I was able to do a lot of activities over the Easter break, and already shared stories about my climb up Mont Rouge, Cabrits National Park, and the large mountain behind the village. For this blog post, I'm going to consolidate several other activities (hence the “odds and ends” title, similar to an earlier consolidated article) from recent weeks into this one story.
I was delighted to recently meet up with a couple of friends from my hometown who happened to visit Dominica on a cruise. We arranged prior to their departure to get together at the Peace Corps office when their cruise ship docked in the capital city. It really meant a lot to me to see these familiar faces with whom I worked for many years (although all three of us are now Treasury Department retirees)! I enjoyed mixing my old hometown with my new home.
Not all that far from my village, there is a crater from an ancient volcano. The roadway which circles the northern part of the island normally runs near the coast, but as it gets close to the volcano, it starts climbing the heights and then crosses over the lip of the crater before running through the interior and exiting on the other side. As soon as you cross the top and begin descending into the crater, you begin to smell the sulfuric gases. Below is a panorama of half of the large crater.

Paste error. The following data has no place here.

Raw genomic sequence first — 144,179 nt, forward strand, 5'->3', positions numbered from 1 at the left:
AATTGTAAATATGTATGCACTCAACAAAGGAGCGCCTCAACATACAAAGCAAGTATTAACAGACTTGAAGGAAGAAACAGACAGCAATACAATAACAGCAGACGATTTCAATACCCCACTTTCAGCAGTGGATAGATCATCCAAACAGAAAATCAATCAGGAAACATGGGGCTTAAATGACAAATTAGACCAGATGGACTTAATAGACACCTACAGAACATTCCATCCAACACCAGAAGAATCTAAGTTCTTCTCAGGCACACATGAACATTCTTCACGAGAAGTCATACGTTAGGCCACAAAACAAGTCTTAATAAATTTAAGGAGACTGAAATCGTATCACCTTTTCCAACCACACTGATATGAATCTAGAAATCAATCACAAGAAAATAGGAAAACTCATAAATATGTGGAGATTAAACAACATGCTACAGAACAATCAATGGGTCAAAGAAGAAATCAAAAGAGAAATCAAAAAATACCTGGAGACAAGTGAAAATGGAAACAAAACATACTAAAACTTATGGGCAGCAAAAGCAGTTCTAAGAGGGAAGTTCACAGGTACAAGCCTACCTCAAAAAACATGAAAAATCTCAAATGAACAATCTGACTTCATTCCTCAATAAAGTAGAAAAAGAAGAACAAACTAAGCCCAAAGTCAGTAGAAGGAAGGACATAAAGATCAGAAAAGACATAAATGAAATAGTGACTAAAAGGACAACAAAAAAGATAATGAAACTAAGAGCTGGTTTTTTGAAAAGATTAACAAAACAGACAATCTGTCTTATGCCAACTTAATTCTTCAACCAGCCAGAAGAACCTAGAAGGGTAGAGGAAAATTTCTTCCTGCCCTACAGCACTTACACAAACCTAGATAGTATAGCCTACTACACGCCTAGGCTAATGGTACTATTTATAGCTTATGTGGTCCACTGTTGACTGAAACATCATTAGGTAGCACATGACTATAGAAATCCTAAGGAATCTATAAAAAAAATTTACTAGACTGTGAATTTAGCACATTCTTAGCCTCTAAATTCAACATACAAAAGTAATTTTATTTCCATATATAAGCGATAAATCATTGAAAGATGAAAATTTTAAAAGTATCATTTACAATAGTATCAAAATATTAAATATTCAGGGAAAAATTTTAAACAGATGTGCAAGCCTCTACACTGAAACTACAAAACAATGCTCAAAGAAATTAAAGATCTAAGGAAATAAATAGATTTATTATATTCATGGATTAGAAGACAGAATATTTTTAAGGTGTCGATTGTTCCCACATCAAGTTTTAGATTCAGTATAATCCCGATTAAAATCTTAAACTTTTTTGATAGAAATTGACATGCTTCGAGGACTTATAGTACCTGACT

I went on a long hike up the “creek” nearest my little cottage (the locals don't call them creeks, brooks, or streams here—all moving water seems to be called a river). I have a student who lives near this creek, and he had taken me up there a few months ago. At a fork, we took the easier path and went up the right side. Soon, the creek ended against the high ridge, and we walked back down to the village on that trip.
Finally, while school was out for Easter, I did a hike with the ten youngsters shown below. We followed a path many years ago had been a road leading up one of the hills behind our village. A hurricane in 1928 had severely damaged this old road, and most of the way was little more than a narrow, rarely used footpath along the edge of a steep hillside. Near the top, the path ends where a landslide in recent years had buried the trail with rocks and dirt. Thick vines and vegetation have grown over these loose rocks, making your footing treacherous as you cross the landslide. However, once across this obstacle, the old road is in decent shape at the top of the hill, and still connects to the main road. So here is my “crew” after we made it up past the landslide and onto the old road. The Atlantic Ocean can be seen in the upper left.